John Hughes, the director of such classic 1980s films as The Breakfast Club, Sixteen Candles, Pretty in Pink, Ferris Bueller's Day Off, Weird Science, Uncle Buck and Home Alone died today.
During my teenage years, Hughes' movies ruled the screen, and he captured on film more than anyone else what it was like for young people growing up in Reagan's America. His youthful characters showed a malaise coupled with bittersweet optimism that was so rare in cinema. A child of Middle America, his films encapsulated Middle American sensibilities at the same time showing a metamorphosis that teenagers go through.
Out of all his works, it is The Breakfast Club that is the signature Hughes film for me. Encapsulating an entire day of in-school detention, the film shows the personifications of five unique high school cliques: the nerd, the jock, the bully, the popular girl and the basket case and unites them. The movie explores that despite their varying backgrounds and places in the high school hierarchy, each student is going through the same thing. They are experiencing the pangs of teenage years, of social pressures, of peer pressure and parental pressure. They are stuck in the molds fashioned for them and by the end of the film they see each other not as cliched high school tropes but as peers going through the same journey.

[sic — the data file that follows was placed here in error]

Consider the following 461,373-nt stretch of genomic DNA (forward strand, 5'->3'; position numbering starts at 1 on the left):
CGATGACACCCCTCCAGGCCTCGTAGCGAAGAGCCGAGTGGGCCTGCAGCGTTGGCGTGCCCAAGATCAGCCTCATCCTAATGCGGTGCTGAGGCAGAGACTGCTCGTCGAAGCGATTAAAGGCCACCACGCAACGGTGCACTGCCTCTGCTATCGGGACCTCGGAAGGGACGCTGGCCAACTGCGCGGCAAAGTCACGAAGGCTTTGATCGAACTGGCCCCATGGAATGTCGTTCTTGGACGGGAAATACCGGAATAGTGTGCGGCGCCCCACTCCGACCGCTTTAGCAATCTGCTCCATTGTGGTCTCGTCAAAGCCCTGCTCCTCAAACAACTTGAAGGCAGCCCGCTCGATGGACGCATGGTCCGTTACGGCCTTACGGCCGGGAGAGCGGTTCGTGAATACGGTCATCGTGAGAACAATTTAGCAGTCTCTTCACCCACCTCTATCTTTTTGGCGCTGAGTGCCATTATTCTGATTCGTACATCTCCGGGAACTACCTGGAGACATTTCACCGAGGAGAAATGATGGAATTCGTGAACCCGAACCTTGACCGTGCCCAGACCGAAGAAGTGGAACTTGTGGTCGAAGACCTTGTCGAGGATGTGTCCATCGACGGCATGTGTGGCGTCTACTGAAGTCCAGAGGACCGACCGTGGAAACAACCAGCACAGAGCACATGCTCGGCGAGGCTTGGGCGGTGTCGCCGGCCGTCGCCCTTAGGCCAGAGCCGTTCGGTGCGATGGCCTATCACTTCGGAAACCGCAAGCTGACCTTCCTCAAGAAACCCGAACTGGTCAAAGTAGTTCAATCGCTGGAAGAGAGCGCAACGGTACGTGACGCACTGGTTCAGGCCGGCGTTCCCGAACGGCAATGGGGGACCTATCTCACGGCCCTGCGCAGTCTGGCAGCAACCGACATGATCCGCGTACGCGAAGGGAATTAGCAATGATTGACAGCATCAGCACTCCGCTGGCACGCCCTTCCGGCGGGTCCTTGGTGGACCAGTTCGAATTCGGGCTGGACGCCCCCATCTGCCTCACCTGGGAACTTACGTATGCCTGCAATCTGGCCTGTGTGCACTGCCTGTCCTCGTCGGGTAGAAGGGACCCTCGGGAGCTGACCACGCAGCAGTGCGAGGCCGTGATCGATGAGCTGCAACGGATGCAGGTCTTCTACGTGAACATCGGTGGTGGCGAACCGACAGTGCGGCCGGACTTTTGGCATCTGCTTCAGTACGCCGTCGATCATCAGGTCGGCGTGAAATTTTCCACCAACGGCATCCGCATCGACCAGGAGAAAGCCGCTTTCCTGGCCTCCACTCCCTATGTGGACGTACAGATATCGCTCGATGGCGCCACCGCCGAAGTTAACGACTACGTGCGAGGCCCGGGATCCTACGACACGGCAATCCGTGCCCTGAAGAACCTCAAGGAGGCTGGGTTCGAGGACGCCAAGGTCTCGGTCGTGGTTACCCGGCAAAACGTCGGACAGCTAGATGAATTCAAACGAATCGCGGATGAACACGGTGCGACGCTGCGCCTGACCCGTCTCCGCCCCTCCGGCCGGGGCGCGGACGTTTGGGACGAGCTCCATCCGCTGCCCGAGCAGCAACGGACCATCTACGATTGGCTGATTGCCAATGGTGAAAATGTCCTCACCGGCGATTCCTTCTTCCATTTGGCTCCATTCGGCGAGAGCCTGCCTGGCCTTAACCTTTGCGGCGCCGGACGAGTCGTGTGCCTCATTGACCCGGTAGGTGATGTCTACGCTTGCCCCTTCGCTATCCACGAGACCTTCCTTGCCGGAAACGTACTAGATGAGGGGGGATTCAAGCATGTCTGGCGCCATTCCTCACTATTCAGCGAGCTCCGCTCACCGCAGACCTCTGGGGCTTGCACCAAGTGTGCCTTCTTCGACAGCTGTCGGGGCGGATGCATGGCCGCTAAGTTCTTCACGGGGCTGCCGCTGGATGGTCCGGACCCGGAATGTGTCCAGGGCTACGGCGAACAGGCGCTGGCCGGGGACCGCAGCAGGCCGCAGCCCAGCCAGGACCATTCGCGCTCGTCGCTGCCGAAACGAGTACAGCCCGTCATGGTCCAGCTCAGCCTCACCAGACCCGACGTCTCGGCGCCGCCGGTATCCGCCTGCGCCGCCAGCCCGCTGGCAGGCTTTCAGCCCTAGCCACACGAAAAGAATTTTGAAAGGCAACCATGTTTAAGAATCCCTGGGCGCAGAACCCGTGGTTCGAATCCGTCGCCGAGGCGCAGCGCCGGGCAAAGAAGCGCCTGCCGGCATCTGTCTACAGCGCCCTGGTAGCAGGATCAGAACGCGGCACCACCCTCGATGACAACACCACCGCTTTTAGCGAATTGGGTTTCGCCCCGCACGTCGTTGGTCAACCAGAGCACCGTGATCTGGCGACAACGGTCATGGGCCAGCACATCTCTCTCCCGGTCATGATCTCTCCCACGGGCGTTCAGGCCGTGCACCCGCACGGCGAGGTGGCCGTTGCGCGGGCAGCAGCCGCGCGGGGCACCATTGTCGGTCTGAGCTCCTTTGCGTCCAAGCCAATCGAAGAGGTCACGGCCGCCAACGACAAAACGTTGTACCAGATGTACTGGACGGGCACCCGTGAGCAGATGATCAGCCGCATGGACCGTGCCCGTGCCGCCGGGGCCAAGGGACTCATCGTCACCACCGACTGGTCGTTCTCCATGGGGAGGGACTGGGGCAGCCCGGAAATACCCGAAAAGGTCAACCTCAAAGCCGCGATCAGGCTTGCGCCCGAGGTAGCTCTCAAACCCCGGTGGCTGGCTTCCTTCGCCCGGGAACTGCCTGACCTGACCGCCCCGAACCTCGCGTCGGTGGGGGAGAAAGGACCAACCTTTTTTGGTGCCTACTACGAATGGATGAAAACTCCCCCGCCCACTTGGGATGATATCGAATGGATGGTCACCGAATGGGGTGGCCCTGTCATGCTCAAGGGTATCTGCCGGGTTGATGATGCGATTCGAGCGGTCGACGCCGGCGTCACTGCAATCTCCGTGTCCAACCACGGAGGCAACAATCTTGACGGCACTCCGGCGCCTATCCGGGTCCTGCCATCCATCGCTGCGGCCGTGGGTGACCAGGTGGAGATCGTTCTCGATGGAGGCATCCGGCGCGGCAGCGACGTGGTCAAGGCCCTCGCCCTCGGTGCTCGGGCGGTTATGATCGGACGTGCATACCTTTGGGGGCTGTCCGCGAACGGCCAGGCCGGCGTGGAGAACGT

Watching The Breakfast Club recently, I was reminded what a talented director Hughes was, to tell such a story with talented young actors who make you feel that their troubles and struggles of adolescence is something real. In the past, movies about teenagers portrayed young people as goofy malt shop stereotypes or rebellious rioters clashing the gong against society's norms. The Breakfast Club had stereotypes, too, but Hughes made the students probe deeper and explain that not all is rosy under the surface, even with the so-called "popular" cliques.
Hughes became one of the story tellers for Generation X, and through his films my generation saw something real and honest about growing up.